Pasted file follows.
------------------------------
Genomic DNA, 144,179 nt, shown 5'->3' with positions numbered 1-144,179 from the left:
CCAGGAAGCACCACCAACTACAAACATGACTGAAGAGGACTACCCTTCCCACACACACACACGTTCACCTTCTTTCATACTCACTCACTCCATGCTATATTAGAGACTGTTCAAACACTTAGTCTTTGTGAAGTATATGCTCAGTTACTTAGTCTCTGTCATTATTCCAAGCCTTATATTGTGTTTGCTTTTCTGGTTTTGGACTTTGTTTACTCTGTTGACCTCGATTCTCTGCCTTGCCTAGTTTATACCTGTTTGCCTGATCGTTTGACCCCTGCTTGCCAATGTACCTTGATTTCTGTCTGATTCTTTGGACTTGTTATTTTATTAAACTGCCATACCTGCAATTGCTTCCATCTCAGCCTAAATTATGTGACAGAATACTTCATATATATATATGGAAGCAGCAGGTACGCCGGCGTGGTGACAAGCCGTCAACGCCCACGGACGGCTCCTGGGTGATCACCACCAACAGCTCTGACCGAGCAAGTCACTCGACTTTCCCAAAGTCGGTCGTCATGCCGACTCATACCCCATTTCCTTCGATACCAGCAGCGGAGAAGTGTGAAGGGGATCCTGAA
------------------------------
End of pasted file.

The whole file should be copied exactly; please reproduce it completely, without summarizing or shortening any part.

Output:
Genomic DNA, 144,179 nt, shown 5'->3' with positions numbered 1-144,179 from the left:
CCAGGAAGCACCACCAACTACAAACATGACTGAAGAGGACTACCCTTCCCACACACACACACGTTCACCTTCTTTCATACTCACTCACTCCATGCTATATTAGAGACTGTTCAAACACTTAGTCTTTGTGAAGTATATGCTCAGTTACTTAGTCTCTGTCATTATTCCAAGCCTTATATTGTGTTTGCTTTTCTGGTTTTGGACTTTGTTTACTCTGTTGACCTCGATTCTCTGCCTTGCCTAGTTTATACCTGTTTGCCTGATCGTTTGACCCCTGCTTGCCAATGTACCTTGATTTCTGTCTGATTCTTTGGACTTGTTATTTTATTAAACTGCCATACCTGCAATTGCTTCCATCTCAGCCTAAATTATGTGACAGAATACTTCATATATATATATGGAAGCAGCAGGTACGCCGGCGTGGTGACAAGCCGTCAACGCCCACGGACGGCTCCTGGGTGATCACCACCAACAGCTCTGACCGAGCAAGTCACTCGACTTTCCCAAAGTCGGTCGTCATGCCGACTCATACCCCATTTCCTTCGATACCAGCAGCGGAGAAGTGTGAAGGGGATCCTGAA